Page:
By Ernie Palladino
» More Ernie Palladino Columns

Run the ball, stop the run.

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The Giants have heard that philosophy since Tom Coughlin took over as head coach in 2004, and even before that. It’s a common refrain throughout the NFL.

So how does that relate to the draft, which starts on Thursday night at 8 p.m.? Well, the Giants didn’t do the latter part of the equation too well last year. They ranked 25th in the league in defending the run, a weakness that went a long way in comprising the NFL’s 31st worst overall defense.

That’s why they’re probably going to go defense — specifically a run-stopping defender — with the 19th pick.

Though there is support for taking an offensive tackle such as Florida State’s Menelik Watson there, ostensibly to green up an aging offensive line, if you go for real need then the run-stopper is more important. Will Beatty is healthy once again and should take full command of the left tackle spot. James Brewster is hopefully ready to compete for the starting left guard spot, and David Diehl, David Baas and Chris Snee still have another year or more left in their tanks, so the O-line remains solid.

The run-defense, however, still leaves much to be desired. In eight of their last 10 games, the Giants allowed no less than 110 yards on the ground, with highs of 248 against Washington and 224 against the Ravens.

That bumped the per-carry average up to a deadly 4.6 yards, making it painfully obvious that for all the potential pass-rush ability they possessed — potential stifled time and again as Justin Tuck, Osi Umenyiora and Jason Pierre-Paul struggled with injuries and the double-team — opponents could also run over them.

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So think linebacker at No. 19, and perhaps another one on Friday or Saturday. The need is great there, considering that Michael Boley is gone. Besides that, general manager Jerry Reese said it’s likely that strong-side starter Mathias Kiwanuka will see more action up front, where he can put his considerable pass-rush skills to better, more consistent use.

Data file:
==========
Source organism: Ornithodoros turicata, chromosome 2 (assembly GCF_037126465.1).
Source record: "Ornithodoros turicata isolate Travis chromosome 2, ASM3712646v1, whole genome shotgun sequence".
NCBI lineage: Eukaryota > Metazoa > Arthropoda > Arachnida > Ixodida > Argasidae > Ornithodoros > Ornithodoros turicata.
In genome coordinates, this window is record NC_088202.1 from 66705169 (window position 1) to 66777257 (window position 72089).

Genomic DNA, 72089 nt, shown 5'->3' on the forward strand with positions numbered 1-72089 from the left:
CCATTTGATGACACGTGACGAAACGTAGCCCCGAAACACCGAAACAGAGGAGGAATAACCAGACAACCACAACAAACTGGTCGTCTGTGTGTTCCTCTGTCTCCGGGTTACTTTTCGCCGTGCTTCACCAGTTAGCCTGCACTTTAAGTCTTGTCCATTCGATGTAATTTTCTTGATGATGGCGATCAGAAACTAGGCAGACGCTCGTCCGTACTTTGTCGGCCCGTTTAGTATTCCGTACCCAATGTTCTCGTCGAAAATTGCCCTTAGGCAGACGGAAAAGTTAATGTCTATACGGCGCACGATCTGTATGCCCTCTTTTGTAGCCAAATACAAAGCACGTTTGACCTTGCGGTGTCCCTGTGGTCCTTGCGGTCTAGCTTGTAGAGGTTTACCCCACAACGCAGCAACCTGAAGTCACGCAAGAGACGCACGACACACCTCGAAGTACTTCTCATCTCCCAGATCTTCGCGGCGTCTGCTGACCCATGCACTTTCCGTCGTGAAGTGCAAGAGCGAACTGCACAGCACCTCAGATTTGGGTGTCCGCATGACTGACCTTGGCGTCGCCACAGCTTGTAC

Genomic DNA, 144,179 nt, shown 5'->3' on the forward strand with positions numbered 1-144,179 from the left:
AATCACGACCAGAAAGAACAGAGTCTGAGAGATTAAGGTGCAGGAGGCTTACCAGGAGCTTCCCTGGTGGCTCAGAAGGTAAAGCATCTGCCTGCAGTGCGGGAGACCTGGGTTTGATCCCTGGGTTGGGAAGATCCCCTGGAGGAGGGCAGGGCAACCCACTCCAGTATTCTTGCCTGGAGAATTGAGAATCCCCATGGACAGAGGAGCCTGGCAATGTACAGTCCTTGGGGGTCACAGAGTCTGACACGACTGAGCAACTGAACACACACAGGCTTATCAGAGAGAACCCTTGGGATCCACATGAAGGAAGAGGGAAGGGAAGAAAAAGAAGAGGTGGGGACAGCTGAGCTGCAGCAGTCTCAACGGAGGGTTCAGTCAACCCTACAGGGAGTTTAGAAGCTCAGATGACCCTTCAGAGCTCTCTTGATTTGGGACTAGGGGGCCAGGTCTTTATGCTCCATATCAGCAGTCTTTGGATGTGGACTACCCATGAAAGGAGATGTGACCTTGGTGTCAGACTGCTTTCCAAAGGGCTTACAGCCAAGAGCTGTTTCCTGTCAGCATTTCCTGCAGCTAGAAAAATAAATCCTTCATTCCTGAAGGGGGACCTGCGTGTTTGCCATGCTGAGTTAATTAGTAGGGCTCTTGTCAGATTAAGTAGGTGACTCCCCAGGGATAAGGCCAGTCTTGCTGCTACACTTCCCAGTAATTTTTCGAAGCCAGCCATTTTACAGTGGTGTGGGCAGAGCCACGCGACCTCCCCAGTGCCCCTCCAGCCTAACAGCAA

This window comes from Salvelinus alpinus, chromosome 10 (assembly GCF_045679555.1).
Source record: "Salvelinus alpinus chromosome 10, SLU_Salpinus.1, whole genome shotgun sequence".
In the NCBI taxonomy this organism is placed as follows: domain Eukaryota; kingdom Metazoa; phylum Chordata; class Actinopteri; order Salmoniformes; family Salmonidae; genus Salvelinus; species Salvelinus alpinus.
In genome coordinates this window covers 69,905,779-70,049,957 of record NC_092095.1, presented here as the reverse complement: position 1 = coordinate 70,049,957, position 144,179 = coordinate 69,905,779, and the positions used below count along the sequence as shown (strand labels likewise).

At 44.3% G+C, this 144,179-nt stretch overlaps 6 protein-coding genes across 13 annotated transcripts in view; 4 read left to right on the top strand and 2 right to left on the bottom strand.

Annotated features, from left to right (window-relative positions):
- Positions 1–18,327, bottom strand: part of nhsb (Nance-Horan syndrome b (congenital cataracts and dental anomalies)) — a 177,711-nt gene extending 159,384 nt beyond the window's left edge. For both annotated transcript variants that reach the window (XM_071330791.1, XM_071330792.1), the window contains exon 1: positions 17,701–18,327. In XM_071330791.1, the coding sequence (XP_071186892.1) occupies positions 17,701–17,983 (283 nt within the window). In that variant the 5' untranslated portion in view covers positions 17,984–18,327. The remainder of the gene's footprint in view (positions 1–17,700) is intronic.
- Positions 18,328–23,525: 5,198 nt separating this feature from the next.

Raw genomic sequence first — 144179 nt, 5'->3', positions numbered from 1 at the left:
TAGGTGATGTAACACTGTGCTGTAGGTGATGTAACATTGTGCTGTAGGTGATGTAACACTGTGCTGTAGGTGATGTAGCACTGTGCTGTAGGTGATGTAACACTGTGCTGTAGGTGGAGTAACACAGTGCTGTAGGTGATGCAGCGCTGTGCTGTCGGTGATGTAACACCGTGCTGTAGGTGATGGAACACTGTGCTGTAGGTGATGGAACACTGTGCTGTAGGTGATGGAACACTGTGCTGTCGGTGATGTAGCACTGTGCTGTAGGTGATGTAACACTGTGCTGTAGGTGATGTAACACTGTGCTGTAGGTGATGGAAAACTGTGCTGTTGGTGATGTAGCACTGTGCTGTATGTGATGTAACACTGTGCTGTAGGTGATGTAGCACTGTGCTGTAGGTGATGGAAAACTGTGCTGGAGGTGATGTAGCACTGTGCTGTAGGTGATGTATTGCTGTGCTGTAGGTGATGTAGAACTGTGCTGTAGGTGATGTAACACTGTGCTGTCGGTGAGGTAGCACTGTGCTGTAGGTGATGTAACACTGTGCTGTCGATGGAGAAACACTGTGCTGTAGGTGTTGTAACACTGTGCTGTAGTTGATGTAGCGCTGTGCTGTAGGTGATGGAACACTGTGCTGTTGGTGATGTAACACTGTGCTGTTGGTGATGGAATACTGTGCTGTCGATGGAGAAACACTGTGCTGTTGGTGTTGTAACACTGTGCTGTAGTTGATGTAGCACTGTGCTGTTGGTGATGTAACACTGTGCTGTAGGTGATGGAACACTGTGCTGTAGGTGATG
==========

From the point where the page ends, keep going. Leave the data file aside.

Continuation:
Start putting the name Alec Ogletree in your mind. He’s an inside linebacker from Georgia. At 6-foot-2 and 242 pounds he’s a bit undersized, and he’s got some baggage. He was suspended four games for substance abuse last year, was arrested for theft as a freshman and was arrested for DUI less than two weeks before the NFL Combine.

Still, in eight games last year, he collected 52 tackles, 7 1/2 of them for a loss. If he can refine a sometimes shaky tackling form, the underclassman could be a good fit for the Giants.

So, too, might defensive end Cornellius Carradine of Florida State, but not because of his run-stopping ability. He’s an edge rusher, and the Giants showed with Kiwanuka in 2006 that they have absolutely no problem with drafting supplementary pass-rush in the first round. The same could go for Georgia linebacker Jarvis Jones if he falls past New Orleans at No. 15. Bulldogs coach Mark Richt called the Jones/Ogletree combination the best pair of linebackers he’s had in Athens in 12 seasons.

This is one year, though, where the pass-rush should make way for run-stopping ability, providing that the Giants go defense at all. It would not be outlandish for them to surprise everyone and pick a pass-catching tight end — think athletic Tyler Eifert of Notre Dame here — even though they just picked up Oakland veteran Brandon Myers in free agency. Youth, speed and leaping ability is always a plus in that area.

If anyone from Notre Dame comes to the Meadowlands it will be Eifert, and not linebacker Manti Te’o. There is way too much baggage there, real and imagined.

That’s a longshot, though. The Giants have a glaring need at linebacker. Outside of getting the best available player — which could well be Ogletree, anyway — that’s where the concentration of the first two days needs to be.

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Who do you like the best out of Alec Ogletree, Cornellius Carradine and Jarvis Jones, Giants fans? Let us know in the comments section below…